These are dark days for the National Party. But give its leaders credit: they have never lost sight of the main game. They know that the survival of the Nationals depends not on how they perform against the ALP, but on how they perform against the Liberals. Witness the Coalition agreement to fight next year’s state election in NSW, which has finally been settled after more than a year of negotiations.

The last sticking point, apparently, was the joint ticket for the Legislative Council. The first seven places on the ticket are safe, so the order within them matters only for prestige – the Nationals will get second and fifth, the Liberals the other five. The problem was the number eight spot. In 2003 the Coalition only won seven, but they had more than 7.3 quotas (33.3% of the vote), so they can be reasonably confident of getting the eighth this time – they will need a swing of 2 to 3%, and the polls have been showing twice that.

So the Nationals held out for the eighth position, and eventually the Liberals gave in. That means in addition to the only two lower house seats in dispute (Monaro and Tweed), the Nationals will get three out of a likely eight upper house seats. A ninth, which would be a Liberal, is not impossible, but it would be a very long shot; as Imre Salusinszky explained in this morning’s Australian: “Liberal negotiators tried to convince the Nationals side that, given the unpopularity of the NSW Labor Government, ninth spot was winnable – which brought the immediate riposte that, if that was the case, they were welcome to it themselves.”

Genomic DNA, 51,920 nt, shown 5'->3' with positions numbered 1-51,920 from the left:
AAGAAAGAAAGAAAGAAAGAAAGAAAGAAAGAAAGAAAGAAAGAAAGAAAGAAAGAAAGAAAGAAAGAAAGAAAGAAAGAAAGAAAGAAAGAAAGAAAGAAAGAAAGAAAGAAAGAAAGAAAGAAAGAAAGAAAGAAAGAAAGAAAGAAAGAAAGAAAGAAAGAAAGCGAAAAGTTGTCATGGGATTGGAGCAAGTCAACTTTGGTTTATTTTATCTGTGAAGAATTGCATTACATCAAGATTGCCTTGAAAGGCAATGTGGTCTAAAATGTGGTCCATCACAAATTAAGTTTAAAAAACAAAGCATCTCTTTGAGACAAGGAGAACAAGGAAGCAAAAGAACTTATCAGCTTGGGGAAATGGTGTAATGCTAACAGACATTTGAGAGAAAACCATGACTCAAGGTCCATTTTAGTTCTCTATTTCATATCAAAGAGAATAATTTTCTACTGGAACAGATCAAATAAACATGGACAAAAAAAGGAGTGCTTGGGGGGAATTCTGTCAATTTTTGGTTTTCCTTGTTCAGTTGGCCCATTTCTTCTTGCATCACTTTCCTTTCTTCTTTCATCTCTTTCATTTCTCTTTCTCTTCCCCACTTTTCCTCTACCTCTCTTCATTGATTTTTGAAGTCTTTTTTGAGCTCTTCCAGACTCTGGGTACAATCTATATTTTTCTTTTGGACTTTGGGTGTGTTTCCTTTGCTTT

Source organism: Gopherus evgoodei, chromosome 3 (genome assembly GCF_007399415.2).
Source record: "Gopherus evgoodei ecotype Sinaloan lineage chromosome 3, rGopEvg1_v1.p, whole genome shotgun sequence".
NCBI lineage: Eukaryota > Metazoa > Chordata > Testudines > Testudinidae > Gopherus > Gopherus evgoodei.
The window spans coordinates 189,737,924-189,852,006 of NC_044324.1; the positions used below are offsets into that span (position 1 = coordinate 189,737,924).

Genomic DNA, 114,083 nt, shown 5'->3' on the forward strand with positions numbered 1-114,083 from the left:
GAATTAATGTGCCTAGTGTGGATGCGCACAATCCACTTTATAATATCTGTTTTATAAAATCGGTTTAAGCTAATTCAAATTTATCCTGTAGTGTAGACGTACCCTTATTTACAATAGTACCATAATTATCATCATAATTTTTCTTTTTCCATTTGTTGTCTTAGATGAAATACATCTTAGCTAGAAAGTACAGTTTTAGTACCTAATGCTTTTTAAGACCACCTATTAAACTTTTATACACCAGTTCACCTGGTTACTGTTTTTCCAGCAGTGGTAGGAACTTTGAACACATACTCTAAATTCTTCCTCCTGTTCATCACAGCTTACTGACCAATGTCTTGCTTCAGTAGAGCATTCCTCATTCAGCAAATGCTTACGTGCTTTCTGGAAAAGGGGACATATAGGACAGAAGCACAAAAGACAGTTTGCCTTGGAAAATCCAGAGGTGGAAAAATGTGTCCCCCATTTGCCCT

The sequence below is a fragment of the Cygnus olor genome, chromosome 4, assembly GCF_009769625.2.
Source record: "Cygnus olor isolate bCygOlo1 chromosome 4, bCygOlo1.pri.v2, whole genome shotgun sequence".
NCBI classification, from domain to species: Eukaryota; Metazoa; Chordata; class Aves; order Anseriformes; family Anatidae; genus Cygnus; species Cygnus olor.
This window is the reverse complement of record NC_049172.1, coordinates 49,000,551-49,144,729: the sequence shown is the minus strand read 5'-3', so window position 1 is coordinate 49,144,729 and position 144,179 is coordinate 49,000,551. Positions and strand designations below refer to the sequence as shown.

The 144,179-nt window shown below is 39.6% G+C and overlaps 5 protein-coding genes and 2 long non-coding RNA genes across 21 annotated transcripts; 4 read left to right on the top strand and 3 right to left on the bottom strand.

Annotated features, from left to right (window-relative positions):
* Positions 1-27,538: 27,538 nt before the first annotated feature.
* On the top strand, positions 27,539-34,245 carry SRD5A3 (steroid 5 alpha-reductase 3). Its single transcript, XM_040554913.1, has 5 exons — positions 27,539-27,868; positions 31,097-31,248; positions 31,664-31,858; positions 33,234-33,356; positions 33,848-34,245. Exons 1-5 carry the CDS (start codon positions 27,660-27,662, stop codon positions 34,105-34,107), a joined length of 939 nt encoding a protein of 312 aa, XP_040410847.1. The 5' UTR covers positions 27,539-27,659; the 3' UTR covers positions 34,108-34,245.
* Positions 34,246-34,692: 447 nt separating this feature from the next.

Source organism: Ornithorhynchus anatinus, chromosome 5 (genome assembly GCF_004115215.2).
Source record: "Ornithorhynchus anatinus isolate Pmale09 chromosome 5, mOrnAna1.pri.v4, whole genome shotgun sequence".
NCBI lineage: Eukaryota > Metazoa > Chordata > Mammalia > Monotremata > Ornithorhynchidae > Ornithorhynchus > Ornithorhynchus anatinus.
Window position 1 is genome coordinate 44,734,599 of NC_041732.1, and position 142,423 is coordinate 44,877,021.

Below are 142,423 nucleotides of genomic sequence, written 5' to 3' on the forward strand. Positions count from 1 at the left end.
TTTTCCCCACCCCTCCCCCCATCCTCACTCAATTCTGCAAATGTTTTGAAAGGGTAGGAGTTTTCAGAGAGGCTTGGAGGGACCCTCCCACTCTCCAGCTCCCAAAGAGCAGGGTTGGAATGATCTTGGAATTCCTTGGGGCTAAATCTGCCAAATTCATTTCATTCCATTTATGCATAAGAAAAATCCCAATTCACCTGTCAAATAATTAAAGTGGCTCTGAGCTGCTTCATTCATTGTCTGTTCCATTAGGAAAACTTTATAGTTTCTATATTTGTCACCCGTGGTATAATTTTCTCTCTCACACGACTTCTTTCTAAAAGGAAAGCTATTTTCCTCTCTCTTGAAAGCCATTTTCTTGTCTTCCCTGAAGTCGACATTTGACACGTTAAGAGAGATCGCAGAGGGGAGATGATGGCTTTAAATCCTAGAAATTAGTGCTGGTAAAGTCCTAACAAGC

NSW has always been the most harmonious state for Liberal-National relations. Because three-cornered contests have been largely avoided for so long, it is hard to tell just how out of touch with public opinion the current arrangements are. At the last election the Liberals outvoted the Nationals 24.7% to 9.6%, but since voters were nowhere given a choice between those numbers are largely meaningless.

Having the Liberals out of the running, though, hasn’t prevented the Nationals from losing seats; there are now five independents who sit for would should be safe Coalition seats in National Party territory. But faced with the alternative of conceding ground to the Liberal Party, the Nationals obviously regard Labor and independents as the lesser evil.

Peter Fray

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